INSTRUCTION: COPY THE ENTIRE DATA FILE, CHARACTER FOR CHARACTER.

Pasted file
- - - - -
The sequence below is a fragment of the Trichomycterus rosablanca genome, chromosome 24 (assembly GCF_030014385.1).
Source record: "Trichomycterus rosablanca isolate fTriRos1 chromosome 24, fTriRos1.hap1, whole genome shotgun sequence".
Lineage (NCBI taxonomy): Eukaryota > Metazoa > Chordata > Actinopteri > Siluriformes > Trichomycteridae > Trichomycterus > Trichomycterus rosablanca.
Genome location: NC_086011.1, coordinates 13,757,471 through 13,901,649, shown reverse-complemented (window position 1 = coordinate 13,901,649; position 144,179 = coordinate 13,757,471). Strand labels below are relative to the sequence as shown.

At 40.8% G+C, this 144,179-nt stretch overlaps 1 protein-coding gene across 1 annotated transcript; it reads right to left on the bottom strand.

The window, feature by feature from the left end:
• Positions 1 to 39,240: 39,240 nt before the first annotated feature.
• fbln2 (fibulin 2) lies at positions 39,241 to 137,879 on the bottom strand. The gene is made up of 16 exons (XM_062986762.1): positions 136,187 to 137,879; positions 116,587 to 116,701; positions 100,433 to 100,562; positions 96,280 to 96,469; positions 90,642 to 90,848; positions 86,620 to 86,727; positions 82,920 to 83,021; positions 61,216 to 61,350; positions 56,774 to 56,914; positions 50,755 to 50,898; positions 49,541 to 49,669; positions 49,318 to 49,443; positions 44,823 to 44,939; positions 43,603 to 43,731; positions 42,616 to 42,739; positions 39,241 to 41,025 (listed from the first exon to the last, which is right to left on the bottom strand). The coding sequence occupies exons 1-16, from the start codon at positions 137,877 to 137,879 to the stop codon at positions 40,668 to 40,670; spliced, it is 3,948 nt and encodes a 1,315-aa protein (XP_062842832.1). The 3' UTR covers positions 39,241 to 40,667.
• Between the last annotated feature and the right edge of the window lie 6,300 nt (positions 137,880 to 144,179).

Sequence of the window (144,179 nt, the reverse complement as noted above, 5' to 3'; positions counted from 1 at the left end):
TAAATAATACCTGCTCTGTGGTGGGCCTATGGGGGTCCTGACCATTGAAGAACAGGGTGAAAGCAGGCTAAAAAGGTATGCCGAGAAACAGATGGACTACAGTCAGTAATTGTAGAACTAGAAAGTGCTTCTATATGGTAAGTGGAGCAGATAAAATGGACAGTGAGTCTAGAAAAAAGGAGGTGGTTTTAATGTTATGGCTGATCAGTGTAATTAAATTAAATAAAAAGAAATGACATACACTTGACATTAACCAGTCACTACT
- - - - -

The sequence below is a fragment of the Trichomycterus rosablanca genome, chromosome 24 (assembly GCF_030014385.1).
Source record: "Trichomycterus rosablanca isolate fTriRos1 chromosome 24, fTriRos1.hap1, whole genome shotgun sequence".
Lineage (NCBI taxonomy): Eukaryota > Metazoa > Chordata > Actinopteri > Siluriformes > Trichomycteridae > Trichomycterus > Trichomycterus rosablanca.
Genome location: NC_086011.1, coordinates 13,757,471 through 13,901,649, shown reverse-complemented (window position 1 = coordinate 13,901,649; position 144,179 = coordinate 13,757,471). Strand labels below are relative to the sequence as shown.

At 40.8% G+C, this 144,179-nt stretch overlaps 1 protein-coding gene across 1 annotated transcript; it reads right to left on the bottom strand.

The window, feature by feature from the left end:
• Positions 1 to 39,240: 39,240 nt before the first annotated feature.
• fbln2 (fibulin 2) lies at positions 39,241 to 137,879 on the bottom strand. The gene is made up of 16 exons (XM_062986762.1): positions 136,187 to 137,879; positions 116,587 to 116,701; positions 100,433 to 100,562; positions 96,280 to 96,469; positions 90,642 to 90,848; positions 86,620 to 86,727; positions 82,920 to 83,021; positions 61,216 to 61,350; positions 56,774 to 56,914; positions 50,755 to 50,898; positions 49,541 to 49,669; positions 49,318 to 49,443; positions 44,823 to 44,939; positions 43,603 to 43,731; positions 42,616 to 42,739; positions 39,241 to 41,025 (listed from the first exon to the last, which is right to left on the bottom strand). The coding sequence occupies exons 1-16, from the start codon at positions 137,877 to 137,879 to the stop codon at positions 40,668 to 40,670; spliced, it is 3,948 nt and encodes a 1,315-aa protein (XP_062842832.1). The 3' UTR covers positions 39,241 to 40,667.
• Between the last annotated feature and the right edge of the window lie 6,300 nt (positions 137,880 to 144,179).

Sequence of the window (144,179 nt, the reverse complement as noted above, 5' to 3'; positions counted from 1 at the left end):
TAAATAATACCTGCTCTGTGGTGGGCCTATGGGGGTCCTGACCATTGAAGAACAGGGTGAAAGCAGGCTAAAAAGGTATGCCGAGAAACAGATGGACTACAGTCAGTAATTGTAGAACTAGAAAGTGCTTCTATATGGTAAGTGGAGCAGATAAAATGGACAGTGAGTCTAGAAAAAAGGAGGTGGTTTTAATGTTATGGCTGATCAGTGTAATTAAATTAAATAAAAAGAAATGACATACACTTGACATTAACCAGTCACTACT